The further to the left or the right you move, the more your lens on life distorts.

Sunday, May 03, 2020

"I'm Sorry, Never Mind"

Emily Latella was one of the many classic Saturday Night Live (SNL) characters in the later 1970s. Created by comedian Gilda Radner, Emily always got things wrong, misinterpreting words and ideas and then fervently pontificating on her misinterpretation. As a consequence, she proposed solutions to problems that didn't exist, she urged crazy and inappropriate actions where none was necessary. When an SNL moderator informed her of her misinterpretation, Emily paused for a sec, and then with comedic timing, said, "I'm sorry, never mind."

As Spring begins to break across broad swathes of America, some members of Team Apocalypse are having their own Emily Latella moments. Democrat governors (and it seems that they're just about always Democrats) are experiencing significant and fully justified pushback from their citizens (who want to be freed from their home prisons and enjoy the spring air in parks and at beaches that were closed for no logical or medical reason). Those same governors emerge from meetings with their state comptrollers in which they're informed that tax money has evaporated and they won't be able to make state payrolls. They listen to their medical experts who must now admit that early models of COVID-19 impact were egregiously inaccurate, often by an order of magnitude or more. They then begin to question (privately, of course) the wisdom of shutting down their state's economy in an uncontrolled and dangerous experiment.

And so, despite the virtue-signaling agony of the hardline progressives who continue to populate Team Apocalypse, those very same Democrat governors (there are of course, hardline Govs who insist on continuing their shutdown policies) are beginning to open up. In essence, the Govs are doing an Emily Latella, "I'm sorry, never mind."

At the same time, the total black-out (enforced by the Democrats' trained hamsters in the mainstream media) against any scientific opinion that questions the wisdom (both medically and economically) of a total shutdown is beginning to shatter. As an example, Freddie Sayers examines the research of Michael Levitt, Professor of Structural Biology at the Stanford School of Medicine and winner of a 2013 Nobel Prize:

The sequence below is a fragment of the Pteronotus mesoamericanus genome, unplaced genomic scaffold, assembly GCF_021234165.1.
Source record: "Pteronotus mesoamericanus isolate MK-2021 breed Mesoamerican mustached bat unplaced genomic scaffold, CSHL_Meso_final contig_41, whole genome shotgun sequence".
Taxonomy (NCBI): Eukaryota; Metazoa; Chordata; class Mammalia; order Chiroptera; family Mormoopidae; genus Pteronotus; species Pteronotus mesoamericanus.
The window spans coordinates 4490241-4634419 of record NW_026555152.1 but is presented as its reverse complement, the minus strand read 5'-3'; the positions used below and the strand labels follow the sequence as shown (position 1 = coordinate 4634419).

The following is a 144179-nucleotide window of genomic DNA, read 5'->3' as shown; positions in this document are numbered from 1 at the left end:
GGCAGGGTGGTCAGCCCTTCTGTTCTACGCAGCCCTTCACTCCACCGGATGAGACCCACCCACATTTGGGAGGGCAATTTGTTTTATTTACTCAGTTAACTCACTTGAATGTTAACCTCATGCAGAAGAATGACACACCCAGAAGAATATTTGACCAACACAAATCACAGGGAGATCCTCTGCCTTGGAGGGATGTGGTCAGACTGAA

With a purely statistical perspective, he [Levitt] has been playing close attention to the Covid-19 pandemic since January, when most of us were not even aware of it. He first spoke out in early February, when through analysing the numbers of cases and deaths in Hubei province he predicted with remarkable accuracy that the epidemic in that province would top out at around 3,250 deaths.

His observation is a simple one: that in outbreak after outbreak of this disease, a similar mathematical pattern is observable regardless of government interventions. After around a two week exponential growth of cases (and, subsequently, deaths) some kind of break kicks in, and growth starts slowing down. The curve quickly becomes “sub-exponential”.

This may seem like a technical distinction, but its implications are profound. The ‘unmitigated’ scenarios modelled by (among others) Imperial College, and which tilted governments across the world into drastic action, relied on a presumption of continued exponential growth — that with a consistent R number of significantly above 1 and a consistent death rate, very quickly the majority of the population would be infected and huge numbers of deaths would be recorded. But Professor Levitt’s point is that that hasn’t actually happened anywhere, even in countries that have been relatively lax in their responses.
Because many members of team Apocalypse are innumerate and others refuse to consider data that conflicts with their narrative, I suppose Dr. Levitt's analysis will fall on deaf ears. But that doesn't make his voice any less relevant than the extremist position being taken by the likes of Dr. Anthony Fauci. Sayers continues:
He [Levitt] describes indiscriminate lockdown measures as “a huge mistake,” and advocates a “smart lockdown” policy, focused on more effective measures, focused on protecting elderly people.
I think the policy of herd immunity* is the right policy. I think Britain was on exactly the right track before they were fed wrong numbers. And they made a huge mistake. I see the standout winners as Germany and Sweden. They didn’t practise too much lockdown and they got enough people sick to get some herd immunity. I see the standout losers as countries like Austria, Australia and Israel that had very strict lockdown but didn’t have many cases. They have damaged their economies, caused massive social damage, damaged the educational year of their children, but not obtained any herd immunity.

There is no doubt in my mind, that when we come to look back on this, the damage done by lockdown will exceed any saving of lives by a huge factor.
The overarching problem, I guess, is that "I'm sorry, never mind" did no real world damage and was good for laughs when Emily Latella said it on SNL. But when "I'm sorry, never mind" is applied to policies that are doing potentially irreparable (at least in the short term) damage to our economy, our general health, and our way of life, there's absolutely nothing to laugh at.


* Looks like I was in pretty good company when I wrote this.


It's hard not to laugh when the satirical Babylon Bee leads with this headline: "Governor Unveils Innovative 37-Step Plan To Reopen State Over The Next 10 Years." And then follows with this:
Other states have announced they will wait 10-15 years to judge the effectiveness of this 37 part plan before releasing their own plans. The only exception is Texas, whose governor simply said, "We're open, y'all!"